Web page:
It’s Always Personal
I could swear that during regular book discussions, some members go after each other with highly charged remarks – always about the book, but it still gets very heated and makes others uncomfortable. Should those involved take it personally and what should the bystanders do? – Anonymous
Although some people come to the club looking for Shakespearean drama and others are still harboring memories of what happened two years ago, most of us look forward to our book clubs, imagining it as a sunny meadow, with perhaps a few fluffy clouds of controversy floating in an inevitable blue sky or starry, starry night.
If it sounds like a personal attack, it usually is one. In fact, it’s always personal. People value their clubs for the friendships they foster, but all is not blue sky every minute in every friendship either. There is room for disagreement, even sulking. But there is always room for renewal in both a friendship and in a book club.
For those sitting on the sidelines admiring the fireworks, don’t be afraid to step in. Encourage the move to a different topic and work towards changing the tone and the mood. If your book club is the well-oiled machine I know it is, there is never a shortage of fresh and pithy topics.
Hosting: Personal Best
I always look forward to seeing my book club, but hosting can become a competitive chore. No one says anything directly, but I feel that the club expects me to bake everything from scratch. I work full time and I have young children. How hard should we work on the food and drink portion of our program? – Laura
Not many of us have the staff of Downton Abbey for book club night, though I am putting in one request for Mr. Carson’s general service and one of Mrs. Patmore’s more successful puddings. Some of us feel that when it comes to book club hosting, if you are not baking, assembling, polishing and creating themes that also match seasonal center pieces, you are letting down the side. I have seen groups introduce the book selection segment of the club with a dessert table right out of Bridesmaids (though, sadly, no chocolate fountain).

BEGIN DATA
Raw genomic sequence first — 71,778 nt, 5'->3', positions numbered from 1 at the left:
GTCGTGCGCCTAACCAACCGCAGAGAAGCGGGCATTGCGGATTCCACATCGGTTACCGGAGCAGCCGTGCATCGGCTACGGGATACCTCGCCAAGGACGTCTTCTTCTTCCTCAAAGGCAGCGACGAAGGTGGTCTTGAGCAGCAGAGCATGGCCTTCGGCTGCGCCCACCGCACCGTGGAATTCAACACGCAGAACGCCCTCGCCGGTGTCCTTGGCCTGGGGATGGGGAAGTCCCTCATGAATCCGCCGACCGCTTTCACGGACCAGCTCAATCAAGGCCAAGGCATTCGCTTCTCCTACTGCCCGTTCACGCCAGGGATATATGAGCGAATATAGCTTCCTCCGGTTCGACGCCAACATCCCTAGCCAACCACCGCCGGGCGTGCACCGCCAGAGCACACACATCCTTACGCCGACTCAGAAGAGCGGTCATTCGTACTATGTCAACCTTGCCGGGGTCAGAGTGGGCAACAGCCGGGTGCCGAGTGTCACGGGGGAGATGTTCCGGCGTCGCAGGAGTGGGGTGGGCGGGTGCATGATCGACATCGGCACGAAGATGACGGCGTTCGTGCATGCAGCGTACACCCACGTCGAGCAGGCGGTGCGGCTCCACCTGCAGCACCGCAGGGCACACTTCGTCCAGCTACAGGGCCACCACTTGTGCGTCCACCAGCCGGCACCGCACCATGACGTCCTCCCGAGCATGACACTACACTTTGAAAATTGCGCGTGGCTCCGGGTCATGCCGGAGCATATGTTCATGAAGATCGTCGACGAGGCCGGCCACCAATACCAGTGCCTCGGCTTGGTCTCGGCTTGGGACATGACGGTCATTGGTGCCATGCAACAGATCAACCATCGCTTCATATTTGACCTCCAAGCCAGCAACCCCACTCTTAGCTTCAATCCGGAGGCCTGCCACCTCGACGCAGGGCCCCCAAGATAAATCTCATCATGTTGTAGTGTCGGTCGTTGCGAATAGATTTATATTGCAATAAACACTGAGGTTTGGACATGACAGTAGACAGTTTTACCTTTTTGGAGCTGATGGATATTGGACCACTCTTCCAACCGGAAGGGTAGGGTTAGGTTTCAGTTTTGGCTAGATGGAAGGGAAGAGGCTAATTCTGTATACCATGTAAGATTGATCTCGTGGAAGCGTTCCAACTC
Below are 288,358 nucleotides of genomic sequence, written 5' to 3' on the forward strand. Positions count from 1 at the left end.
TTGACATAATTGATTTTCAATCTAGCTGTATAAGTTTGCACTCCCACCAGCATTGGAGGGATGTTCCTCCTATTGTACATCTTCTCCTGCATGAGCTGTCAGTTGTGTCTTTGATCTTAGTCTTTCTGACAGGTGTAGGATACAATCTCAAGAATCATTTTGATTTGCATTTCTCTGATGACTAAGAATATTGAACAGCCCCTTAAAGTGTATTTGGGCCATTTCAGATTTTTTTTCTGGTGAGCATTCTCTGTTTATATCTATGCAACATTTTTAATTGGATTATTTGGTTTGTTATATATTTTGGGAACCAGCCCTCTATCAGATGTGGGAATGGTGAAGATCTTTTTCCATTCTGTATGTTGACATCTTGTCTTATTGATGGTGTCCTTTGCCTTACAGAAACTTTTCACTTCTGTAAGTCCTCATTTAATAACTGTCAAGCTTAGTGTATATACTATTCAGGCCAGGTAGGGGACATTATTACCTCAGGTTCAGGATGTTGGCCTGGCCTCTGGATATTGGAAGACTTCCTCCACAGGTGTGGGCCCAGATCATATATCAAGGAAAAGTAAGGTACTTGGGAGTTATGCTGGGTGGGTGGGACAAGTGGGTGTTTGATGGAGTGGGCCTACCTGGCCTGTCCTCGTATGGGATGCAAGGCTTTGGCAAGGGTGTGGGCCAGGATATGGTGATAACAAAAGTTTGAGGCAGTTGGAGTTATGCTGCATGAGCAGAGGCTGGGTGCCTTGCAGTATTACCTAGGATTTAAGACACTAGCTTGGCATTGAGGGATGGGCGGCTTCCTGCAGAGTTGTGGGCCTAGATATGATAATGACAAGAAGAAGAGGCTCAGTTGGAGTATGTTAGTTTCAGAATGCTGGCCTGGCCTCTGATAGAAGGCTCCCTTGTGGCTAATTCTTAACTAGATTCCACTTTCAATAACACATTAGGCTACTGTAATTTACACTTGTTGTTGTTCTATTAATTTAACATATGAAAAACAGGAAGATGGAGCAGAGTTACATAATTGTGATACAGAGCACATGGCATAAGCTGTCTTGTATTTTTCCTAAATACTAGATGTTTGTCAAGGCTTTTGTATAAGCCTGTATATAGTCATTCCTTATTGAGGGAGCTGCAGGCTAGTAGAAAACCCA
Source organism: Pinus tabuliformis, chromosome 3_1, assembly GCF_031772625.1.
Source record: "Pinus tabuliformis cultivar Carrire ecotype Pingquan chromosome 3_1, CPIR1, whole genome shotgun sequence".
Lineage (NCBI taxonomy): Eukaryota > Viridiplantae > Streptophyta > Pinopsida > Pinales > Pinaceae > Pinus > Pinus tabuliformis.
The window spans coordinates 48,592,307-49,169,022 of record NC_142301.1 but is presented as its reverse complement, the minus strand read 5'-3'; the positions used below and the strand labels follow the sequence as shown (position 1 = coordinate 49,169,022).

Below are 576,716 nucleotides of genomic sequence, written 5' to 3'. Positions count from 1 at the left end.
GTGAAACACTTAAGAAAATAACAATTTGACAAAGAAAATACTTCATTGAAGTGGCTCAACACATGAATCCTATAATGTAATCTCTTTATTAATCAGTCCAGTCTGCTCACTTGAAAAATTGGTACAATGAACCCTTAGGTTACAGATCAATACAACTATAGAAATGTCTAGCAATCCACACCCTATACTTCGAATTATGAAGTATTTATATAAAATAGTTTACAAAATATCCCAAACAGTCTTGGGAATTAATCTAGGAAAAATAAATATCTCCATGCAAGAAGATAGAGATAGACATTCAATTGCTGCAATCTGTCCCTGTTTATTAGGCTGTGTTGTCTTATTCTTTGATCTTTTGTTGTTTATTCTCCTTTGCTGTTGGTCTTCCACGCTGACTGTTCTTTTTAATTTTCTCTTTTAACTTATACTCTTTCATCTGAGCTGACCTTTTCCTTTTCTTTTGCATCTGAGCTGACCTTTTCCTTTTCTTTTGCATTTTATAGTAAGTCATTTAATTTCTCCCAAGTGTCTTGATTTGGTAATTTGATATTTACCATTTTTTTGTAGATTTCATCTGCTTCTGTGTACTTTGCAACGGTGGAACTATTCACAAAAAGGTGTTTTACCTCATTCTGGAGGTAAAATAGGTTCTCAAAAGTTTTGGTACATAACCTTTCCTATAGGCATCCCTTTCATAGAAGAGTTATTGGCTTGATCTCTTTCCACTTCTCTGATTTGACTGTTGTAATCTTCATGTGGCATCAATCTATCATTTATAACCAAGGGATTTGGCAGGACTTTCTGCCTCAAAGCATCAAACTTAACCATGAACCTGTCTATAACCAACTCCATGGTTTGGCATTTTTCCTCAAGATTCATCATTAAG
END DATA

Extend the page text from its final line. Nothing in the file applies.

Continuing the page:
For most of us, the important thing is to simply offer a warm and welcoming atmosphere where ideas are discussed without fear or favor. This is not to say you shouldn’t prepare for your club’s arrival to the best of your ability, beginning with some key questions: Where is everyone going to sit? Are there enough chairs or perches of all descriptions? If it is customary in your club for your family to come in to say hello, does everyone know the schedule and what to expect?
Many clubs take the potluck approach and are very successful. But potluck is an inexact science. On a few occasions, I have seen a late arrival surveying the room, then rushing out on an emergency spirits run when he or she determines the supply will simply not get the club through the next two hours.
My biggest pet peeve is when people don’t read the book, and then insist that others in the group not “spoil the ending” by discussing it. If you’re going to be in a book club, you should finish the book, but, at a minimum, you shouldn’t let your failure restrict the discussion of those who have read the book. Your thoughts? – Washington, D.C.
Let me state that the founding truths about being in a book club include: 1. You read the book, and 2.You discuss all of its contents, including the ending. Those who couldn’t get to the book or the ending may listen in but may not protest the main event of the evening, the book discussion, leaving no page unturned.
Each of us has times when we can’t get to or finish the book but still want to attend the club. And most non-finishers admit they have not read or not finished the book and then proceed to their statements if the club allows — and we almost always give the green light. We are not monsters!
Being part of the group is the main thing, though it’s not the only thing. At your very next book club, have a real discussion about how you feel about those “don’t spoil the ending” insisters. It may not even have occurred to them that they are asking for a special privilege. Chances are, by the next club they will suddenly become well-read Elizabeth Bennets, with a ready quip for a random Bingley sister, their minds on fire with a pointed argument about the book – and its ending which they have made time to read and about which they have many opinions.
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